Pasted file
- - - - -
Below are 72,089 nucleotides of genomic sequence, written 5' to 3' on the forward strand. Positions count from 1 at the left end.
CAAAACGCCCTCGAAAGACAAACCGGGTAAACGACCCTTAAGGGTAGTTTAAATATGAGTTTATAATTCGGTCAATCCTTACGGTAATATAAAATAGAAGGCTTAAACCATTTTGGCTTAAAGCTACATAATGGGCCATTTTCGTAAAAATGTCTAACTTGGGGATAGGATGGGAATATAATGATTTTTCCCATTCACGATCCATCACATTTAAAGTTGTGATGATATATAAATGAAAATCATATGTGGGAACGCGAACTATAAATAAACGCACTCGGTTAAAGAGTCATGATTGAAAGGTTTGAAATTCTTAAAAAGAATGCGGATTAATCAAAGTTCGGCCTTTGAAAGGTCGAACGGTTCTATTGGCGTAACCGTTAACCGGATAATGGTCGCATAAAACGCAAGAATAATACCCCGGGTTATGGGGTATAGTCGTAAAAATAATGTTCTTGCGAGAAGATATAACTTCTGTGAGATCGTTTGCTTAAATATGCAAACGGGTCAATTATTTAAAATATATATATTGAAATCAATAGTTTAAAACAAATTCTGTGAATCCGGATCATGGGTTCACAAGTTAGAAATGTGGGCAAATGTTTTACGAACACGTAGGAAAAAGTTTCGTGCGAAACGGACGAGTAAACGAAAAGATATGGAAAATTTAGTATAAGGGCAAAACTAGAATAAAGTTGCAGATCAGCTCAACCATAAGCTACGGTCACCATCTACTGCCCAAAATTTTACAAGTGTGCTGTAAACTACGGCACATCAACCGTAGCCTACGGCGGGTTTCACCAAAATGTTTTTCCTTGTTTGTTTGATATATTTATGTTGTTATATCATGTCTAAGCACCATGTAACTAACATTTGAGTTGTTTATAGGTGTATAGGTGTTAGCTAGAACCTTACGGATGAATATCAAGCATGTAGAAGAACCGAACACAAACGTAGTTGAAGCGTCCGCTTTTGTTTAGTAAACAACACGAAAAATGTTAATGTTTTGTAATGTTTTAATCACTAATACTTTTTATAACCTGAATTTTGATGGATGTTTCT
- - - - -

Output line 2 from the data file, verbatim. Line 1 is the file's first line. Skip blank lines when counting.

CAAAACGCCCTCGAAAGACAAACCGGGTAAACGACCCTTAAGGGTAGTTTAAATATGAGTTTATAATTCGGTCAATCCTTACGGTAATATAAAATAGAAGGCTTAAACCATTTTGGCTTAAAGCTACATAATGGGCCATTTTCGTAAAAATGTCTAACTTGGGGATAGGATGGGAATATAATGATTTTTCCCATTCACGATCCATCACATTTAAAGTTGTGATGATATATAAATGAAAATCATATGTGGGAACGCGAACTATAAATAAACGCACTCGGTTAAAGAGTCATGATTGAAAGGTTTGAAATTCTTAAAAAGAATGCGGATTAATCAAAGTTCGGCCTTTGAAAGGTCGAACGGTTCTATTGGCGTAACCGTTAACCGGATAATGGTCGCATAAAACGCAAGAATAATACCCCGGGTTATGGGGTATAGTCGTAAAAATAATGTTCTTGCGAGAAGATATAACTTCTGTGAGATCGTTTGCTTAAATATGCAAACGGGTCAATTATTTAAAATATATATATTGAAATCAATAGTTTAAAACAAATTCTGTGAATCCGGATCATGGGTTCACAAGTTAGAAATGTGGGCAAATGTTTTACGAACACGTAGGAAAAAGTTTCGTGCGAAACGGACGAGTAAACGAAAAGATATGGAAAATTTAGTATAAGGGCAAAACTAGAATAAAGTTGCAGATCAGCTCAACCATAAGCTACGGTCACCATCTACTGCCCAAAATTTTACAAGTGTGCTGTAAACTACGGCACATCAACCGTAGCCTACGGCGGGTTTCACCAAAATGTTTTTCCTTGTTTGTTTGATATATTTATGTTGTTATATCATGTCTAAGCACCATGTAACTAACATTTGAGTTGTTTATAGGTGTATAGGTGTTAGCTAGAACCTTACGGATGAATATCAAGCATGTAGAAGAACCGAACACAAACGTAGTTGAAGCGTCCGCTTTTGTTTAGTAAACAACACGAAAAATGTTAATGTTTTGTAATGTTTTAATCACTAATACTTTTTATAACCTGAATTTTGATGGATGTTTCT